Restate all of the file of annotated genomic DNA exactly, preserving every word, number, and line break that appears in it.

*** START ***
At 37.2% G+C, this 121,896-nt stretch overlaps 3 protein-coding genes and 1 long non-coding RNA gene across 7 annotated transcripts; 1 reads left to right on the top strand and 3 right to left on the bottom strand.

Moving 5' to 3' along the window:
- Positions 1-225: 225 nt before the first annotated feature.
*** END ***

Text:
At 37.2% G+C, this 121,896-nt stretch overlaps 3 protein-coding genes and 1 long non-coding RNA gene across 7 annotated transcripts; 1 reads left to right on the top strand and 3 right to left on the bottom strand.

Moving 5' to 3' along the window:
- Positions 1-225: 225 nt before the first annotated feature.